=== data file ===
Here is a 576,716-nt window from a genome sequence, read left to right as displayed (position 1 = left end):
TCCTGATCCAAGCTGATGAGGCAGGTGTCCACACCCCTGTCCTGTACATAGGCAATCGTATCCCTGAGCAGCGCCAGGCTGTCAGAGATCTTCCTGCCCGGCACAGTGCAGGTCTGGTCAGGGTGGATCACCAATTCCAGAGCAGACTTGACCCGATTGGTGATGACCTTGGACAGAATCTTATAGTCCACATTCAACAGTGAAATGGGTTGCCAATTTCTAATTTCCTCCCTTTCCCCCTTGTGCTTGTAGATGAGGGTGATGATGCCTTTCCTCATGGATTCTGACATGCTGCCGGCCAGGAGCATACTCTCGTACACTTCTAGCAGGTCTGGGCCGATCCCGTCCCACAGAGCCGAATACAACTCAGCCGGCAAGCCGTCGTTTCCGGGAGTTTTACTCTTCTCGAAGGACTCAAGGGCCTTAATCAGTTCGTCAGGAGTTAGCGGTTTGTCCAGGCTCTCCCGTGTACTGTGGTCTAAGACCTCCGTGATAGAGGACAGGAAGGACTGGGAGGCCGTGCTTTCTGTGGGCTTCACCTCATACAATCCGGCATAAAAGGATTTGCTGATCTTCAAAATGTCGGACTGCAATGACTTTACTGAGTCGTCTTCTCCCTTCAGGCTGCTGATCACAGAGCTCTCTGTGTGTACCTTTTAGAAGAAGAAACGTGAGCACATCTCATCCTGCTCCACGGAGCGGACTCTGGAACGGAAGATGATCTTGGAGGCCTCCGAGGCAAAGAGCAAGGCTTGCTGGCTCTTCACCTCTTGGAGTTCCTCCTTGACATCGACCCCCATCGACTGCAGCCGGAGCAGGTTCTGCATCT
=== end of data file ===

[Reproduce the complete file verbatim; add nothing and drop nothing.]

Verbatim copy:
Here is a 576,716-nt window from a genome sequence, read left to right as displayed (position 1 = left end):
TCCTGATCCAAGCTGATGAGGCAGGTGTCCACACCCCTGTCCTGTACATAGGCAATCGTATCCCTGAGCAGCGCCAGGCTGTCAGAGATCTTCCTGCCCGGCACAGTGCAGGTCTGGTCAGGGTGGATCACCAATTCCAGAGCAGACTTGACCCGATTGGTGATGACCTTGGACAGAATCTTATAGTCCACATTCAACAGTGAAATGGGTTGCCAATTTCTAATTTCCTCCCTTTCCCCCTTGTGCTTGTAGATGAGGGTGATGATGCCTTTCCTCATGGATTCTGACATGCTGCCGGCCAGGAGCATACTCTCGTACACTTCTAGCAGGTCTGGGCCGATCCCGTCCCACAGAGCCGAATACAACTCAGCCGGCAAGCCGTCGTTTCCGGGAGTTTTACTCTTCTCGAAGGACTCAAGGGCCTTAATCAGTTCGTCAGGAGTTAGCGGTTTGTCCAGGCTCTCCCGTGTACTGTGGTCTAAGACCTCCGTGATAGAGGACAGGAAGGACTGGGAGGCCGTGCTTTCTGTGGGCTTCACCTCATACAATCCGGCATAAAAGGATTTGCTGATCTTCAAAATGTCGGACTGCAATGACTTTACTGAGTCGTCTTCTCCCTTCAGGCTGCTGATCACAGAGCTCTCTGTGTGTACCTTTTAGAAGAAGAAACGTGAGCACATCTCATCCTGCTCCACGGAGCGGACTCTGGAACGGAAGATGATCTTGGAGGCCTCCGAGGCAAAGAGCAAGGCTTGCTGGCTCTTCACCTCTTGGAGTTCCTCCTTGACATCGACCCCCATCGACTGCAGCCGGAGCAGGTTCTGCATCT